Background/aims: Sessile serrated adenoma is a subtype of serrated colorectal polyps that can potentially give rise to colorectal carcinoma. We aimed to characterize the endoscopic features of sessile serrated adenoma as compared to those of other subtypes of serrated colorectal polyps.
Methodology: A total of 202 serrated colorectal polyps were retrospectively collected and pathologically subclassified as sessile serrated adenoma, hyperplastic polyp, or traditional serrated adenoma. The patients' demographics and endoscopic findings were reviewed, and comparisons were made between groups.
Results: We found 57 sessile serrated adenomas, 104 hyperplastic polyps, and 41 traditional serrated adenomas. Sessile serrated adenomas were larger in size, and they had more granular or nodular surface and more irregular or vague margin than hyperplastic polyps; however, these two subgroups were similar in terms of their sessile configuration and white coloring. Sessile serrated adenomas could be distinguished from traditional serrated adenomas based on the pedunculated configuration and red coloring unique to the traditional serrated adenomas. Nine sessile serrated adenomas were of note due to coverage with abundant mucus, which was rarely seen in other subgroups.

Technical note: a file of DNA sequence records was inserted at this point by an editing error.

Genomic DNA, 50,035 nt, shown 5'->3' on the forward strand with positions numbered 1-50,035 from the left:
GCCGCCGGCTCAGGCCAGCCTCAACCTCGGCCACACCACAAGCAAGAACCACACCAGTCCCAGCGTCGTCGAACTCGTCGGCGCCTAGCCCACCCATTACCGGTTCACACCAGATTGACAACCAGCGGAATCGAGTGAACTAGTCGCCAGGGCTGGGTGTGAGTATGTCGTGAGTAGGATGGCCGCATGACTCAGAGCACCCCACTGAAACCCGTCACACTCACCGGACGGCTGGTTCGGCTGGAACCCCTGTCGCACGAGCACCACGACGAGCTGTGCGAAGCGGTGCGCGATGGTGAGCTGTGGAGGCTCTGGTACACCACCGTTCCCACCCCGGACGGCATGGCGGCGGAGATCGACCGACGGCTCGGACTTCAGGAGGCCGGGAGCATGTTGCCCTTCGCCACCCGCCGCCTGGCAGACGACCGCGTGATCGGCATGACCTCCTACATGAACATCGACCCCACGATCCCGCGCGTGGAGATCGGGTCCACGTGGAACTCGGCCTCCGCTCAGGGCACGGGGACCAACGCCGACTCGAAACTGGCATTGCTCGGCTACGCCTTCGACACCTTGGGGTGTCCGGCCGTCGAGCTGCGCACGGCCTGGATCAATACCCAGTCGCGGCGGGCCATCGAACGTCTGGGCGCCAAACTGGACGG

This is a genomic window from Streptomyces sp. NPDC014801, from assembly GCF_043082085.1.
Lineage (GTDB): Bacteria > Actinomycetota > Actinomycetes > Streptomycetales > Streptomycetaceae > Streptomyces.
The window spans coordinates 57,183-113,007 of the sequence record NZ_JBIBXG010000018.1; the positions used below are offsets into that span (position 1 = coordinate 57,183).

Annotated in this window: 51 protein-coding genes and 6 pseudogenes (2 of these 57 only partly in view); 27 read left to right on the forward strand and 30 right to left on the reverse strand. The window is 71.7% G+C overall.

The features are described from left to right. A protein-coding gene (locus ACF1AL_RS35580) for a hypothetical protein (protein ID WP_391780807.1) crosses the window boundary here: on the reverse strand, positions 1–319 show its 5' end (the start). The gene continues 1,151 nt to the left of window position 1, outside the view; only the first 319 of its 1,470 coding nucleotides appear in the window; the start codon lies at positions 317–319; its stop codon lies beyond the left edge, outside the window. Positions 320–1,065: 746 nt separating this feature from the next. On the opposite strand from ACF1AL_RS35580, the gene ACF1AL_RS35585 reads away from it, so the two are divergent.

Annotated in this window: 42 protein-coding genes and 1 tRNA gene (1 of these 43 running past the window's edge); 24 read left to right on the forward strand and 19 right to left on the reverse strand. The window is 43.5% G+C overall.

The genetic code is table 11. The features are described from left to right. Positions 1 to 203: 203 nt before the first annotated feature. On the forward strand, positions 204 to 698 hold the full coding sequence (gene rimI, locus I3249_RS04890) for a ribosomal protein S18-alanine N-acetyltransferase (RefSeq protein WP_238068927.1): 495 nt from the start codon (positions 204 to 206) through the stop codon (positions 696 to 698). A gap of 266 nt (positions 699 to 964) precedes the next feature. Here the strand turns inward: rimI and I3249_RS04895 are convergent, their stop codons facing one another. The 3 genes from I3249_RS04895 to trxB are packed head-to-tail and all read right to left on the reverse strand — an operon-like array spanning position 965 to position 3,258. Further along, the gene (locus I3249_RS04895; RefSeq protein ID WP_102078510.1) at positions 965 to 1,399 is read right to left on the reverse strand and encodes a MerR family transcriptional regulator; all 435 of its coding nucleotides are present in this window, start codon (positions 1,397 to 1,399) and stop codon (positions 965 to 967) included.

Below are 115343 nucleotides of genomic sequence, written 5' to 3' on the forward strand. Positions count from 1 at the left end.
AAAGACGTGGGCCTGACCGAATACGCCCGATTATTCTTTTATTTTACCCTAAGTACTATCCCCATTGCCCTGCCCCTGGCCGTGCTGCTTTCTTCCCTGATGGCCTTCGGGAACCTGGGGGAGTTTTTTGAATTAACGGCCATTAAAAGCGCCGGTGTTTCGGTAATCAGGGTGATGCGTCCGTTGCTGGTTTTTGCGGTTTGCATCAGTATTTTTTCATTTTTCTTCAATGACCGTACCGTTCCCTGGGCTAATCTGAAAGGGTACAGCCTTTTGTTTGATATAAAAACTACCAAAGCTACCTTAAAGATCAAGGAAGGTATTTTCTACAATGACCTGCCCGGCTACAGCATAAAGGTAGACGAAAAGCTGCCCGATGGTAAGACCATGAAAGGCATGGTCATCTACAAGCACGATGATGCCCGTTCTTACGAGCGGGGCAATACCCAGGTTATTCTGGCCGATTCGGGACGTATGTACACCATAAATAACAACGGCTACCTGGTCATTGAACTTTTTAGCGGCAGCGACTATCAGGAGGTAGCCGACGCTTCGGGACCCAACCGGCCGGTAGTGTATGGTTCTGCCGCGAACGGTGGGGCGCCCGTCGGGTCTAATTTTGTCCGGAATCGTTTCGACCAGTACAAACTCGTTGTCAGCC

Conclusions: We characterize the endoscopic features of sessile serrated adenoma as compared to those of hyperplastic polyp and traditional serrated adenoma.